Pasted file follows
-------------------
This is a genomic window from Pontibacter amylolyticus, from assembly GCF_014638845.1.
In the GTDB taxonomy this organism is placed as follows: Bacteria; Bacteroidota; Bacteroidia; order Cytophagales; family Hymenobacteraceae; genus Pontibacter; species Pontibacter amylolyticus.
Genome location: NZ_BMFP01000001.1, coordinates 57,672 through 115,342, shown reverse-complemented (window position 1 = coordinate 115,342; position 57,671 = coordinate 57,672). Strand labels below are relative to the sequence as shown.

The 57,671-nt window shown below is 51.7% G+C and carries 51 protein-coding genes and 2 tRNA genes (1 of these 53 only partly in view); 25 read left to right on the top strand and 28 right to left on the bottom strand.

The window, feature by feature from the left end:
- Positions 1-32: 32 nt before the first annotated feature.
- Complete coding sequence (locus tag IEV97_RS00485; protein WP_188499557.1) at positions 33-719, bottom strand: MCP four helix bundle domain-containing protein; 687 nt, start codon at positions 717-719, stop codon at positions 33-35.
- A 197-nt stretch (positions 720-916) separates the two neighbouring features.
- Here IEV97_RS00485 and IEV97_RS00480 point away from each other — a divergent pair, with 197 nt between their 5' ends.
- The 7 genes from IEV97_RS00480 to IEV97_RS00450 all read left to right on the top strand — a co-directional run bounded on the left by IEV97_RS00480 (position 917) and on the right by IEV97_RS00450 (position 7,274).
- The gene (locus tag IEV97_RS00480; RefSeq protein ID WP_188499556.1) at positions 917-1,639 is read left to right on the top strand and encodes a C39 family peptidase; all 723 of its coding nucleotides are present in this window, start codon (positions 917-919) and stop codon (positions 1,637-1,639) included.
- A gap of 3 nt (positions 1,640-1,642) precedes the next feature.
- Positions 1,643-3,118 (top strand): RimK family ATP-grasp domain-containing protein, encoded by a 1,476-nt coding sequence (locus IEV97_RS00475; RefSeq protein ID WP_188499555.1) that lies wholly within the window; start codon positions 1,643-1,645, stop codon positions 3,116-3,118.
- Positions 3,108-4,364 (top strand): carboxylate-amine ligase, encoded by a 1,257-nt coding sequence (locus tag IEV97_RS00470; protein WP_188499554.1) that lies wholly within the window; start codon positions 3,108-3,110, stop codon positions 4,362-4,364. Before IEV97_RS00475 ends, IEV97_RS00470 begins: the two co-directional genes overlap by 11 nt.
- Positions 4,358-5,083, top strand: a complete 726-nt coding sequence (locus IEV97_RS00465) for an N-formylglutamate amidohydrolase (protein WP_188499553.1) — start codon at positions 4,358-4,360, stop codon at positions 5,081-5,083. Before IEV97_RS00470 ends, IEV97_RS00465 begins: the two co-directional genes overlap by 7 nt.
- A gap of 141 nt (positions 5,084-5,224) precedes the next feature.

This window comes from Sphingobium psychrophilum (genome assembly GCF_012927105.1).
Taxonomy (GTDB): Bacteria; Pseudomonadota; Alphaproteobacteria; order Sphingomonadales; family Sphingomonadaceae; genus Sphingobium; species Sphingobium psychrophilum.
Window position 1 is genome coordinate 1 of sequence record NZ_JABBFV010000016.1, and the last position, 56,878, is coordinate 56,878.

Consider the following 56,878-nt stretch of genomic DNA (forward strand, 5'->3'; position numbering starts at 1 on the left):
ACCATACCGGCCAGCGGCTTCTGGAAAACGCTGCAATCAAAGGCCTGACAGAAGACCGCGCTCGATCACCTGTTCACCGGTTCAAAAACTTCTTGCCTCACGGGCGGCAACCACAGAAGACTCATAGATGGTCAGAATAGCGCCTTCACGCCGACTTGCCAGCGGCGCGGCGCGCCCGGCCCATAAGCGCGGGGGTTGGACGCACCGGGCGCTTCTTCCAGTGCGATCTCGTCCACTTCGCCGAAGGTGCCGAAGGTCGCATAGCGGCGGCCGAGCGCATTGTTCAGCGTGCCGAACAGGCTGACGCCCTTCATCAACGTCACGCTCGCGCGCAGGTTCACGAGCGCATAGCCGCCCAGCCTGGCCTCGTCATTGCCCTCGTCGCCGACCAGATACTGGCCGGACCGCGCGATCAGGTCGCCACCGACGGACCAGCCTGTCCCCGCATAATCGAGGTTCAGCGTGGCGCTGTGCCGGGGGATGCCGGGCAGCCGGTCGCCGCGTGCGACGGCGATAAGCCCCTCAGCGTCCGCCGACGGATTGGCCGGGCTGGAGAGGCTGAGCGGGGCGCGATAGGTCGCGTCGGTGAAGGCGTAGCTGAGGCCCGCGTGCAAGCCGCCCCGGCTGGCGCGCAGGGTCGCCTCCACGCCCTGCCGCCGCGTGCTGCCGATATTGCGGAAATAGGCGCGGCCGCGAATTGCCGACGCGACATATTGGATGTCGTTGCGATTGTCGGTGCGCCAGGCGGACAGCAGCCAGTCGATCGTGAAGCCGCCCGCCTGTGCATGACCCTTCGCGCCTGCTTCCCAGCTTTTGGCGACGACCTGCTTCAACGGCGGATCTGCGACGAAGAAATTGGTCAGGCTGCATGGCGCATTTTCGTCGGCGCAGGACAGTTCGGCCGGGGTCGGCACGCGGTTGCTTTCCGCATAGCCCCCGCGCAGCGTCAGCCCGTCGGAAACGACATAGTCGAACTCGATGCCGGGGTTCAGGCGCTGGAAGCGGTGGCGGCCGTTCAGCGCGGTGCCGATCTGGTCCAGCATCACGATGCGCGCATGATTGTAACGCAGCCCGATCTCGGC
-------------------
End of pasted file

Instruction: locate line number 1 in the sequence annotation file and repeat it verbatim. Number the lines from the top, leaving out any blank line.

This is a genomic window from Pontibacter amylolyticus, from assembly GCF_014638845.1.